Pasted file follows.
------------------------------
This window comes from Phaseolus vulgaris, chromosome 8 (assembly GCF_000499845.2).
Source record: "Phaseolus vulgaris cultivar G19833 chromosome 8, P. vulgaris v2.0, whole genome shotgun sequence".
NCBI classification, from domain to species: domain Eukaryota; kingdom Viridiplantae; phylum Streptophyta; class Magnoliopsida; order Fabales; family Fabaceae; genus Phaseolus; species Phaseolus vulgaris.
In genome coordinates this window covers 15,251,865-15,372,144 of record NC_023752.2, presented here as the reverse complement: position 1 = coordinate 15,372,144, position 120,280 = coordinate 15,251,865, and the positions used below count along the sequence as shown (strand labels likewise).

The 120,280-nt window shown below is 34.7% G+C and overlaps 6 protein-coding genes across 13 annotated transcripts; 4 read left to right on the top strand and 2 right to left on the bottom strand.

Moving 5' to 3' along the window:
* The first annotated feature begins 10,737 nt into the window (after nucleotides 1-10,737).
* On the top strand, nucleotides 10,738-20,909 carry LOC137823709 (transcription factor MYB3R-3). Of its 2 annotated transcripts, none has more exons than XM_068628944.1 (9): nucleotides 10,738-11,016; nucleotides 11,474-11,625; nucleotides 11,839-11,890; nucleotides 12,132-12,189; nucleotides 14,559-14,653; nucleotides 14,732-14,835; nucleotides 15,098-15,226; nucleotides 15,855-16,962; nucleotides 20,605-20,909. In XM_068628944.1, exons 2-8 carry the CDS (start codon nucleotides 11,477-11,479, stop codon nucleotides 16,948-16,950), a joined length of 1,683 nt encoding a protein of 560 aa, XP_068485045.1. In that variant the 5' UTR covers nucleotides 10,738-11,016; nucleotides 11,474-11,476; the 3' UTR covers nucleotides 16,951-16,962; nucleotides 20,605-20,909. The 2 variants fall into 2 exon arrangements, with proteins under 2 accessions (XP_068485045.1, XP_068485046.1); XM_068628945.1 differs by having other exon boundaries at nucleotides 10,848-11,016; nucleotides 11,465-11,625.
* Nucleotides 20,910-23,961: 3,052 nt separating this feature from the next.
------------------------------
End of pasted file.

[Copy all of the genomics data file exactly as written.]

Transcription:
This window comes from Phaseolus vulgaris, chromosome 8 (assembly GCF_000499845.2).
Source record: "Phaseolus vulgaris cultivar G19833 chromosome 8, P. vulgaris v2.0, whole genome shotgun sequence".
NCBI classification, from domain to species: domain Eukaryota; kingdom Viridiplantae; phylum Streptophyta; class Magnoliopsida; order Fabales; family Fabaceae; genus Phaseolus; species Phaseolus vulgaris.
In genome coordinates this window covers 15,251,865-15,372,144 of record NC_023752.2, presented here as the reverse complement: position 1 = coordinate 15,372,144, position 120,280 = coordinate 15,251,865, and the positions used below count along the sequence as shown (strand labels likewise).

The 120,280-nt window shown below is 34.7% G+C and overlaps 6 protein-coding genes across 13 annotated transcripts; 4 read left to right on the top strand and 2 right to left on the bottom strand.

Moving 5' to 3' along the window:
* The first annotated feature begins 10,737 nt into the window (after nucleotides 1-10,737).
* On the top strand, nucleotides 10,738-20,909 carry LOC137823709 (transcription factor MYB3R-3). Of its 2 annotated transcripts, none has more exons than XM_068628944.1 (9): nucleotides 10,738-11,016; nucleotides 11,474-11,625; nucleotides 11,839-11,890; nucleotides 12,132-12,189; nucleotides 14,559-14,653; nucleotides 14,732-14,835; nucleotides 15,098-15,226; nucleotides 15,855-16,962; nucleotides 20,605-20,909. In XM_068628944.1, exons 2-8 carry the CDS (start codon nucleotides 11,477-11,479, stop codon nucleotides 16,948-16,950), a joined length of 1,683 nt encoding a protein of 560 aa, XP_068485045.1. In that variant the 5' UTR covers nucleotides 10,738-11,016; nucleotides 11,474-11,476; the 3' UTR covers nucleotides 16,951-16,962; nucleotides 20,605-20,909. The 2 variants fall into 2 exon arrangements, with proteins under 2 accessions (XP_068485045.1, XP_068485046.1); XM_068628945.1 differs by having other exon boundaries at nucleotides 10,848-11,016; nucleotides 11,465-11,625.
* Nucleotides 20,910-23,961: 3,052 nt separating this feature from the next.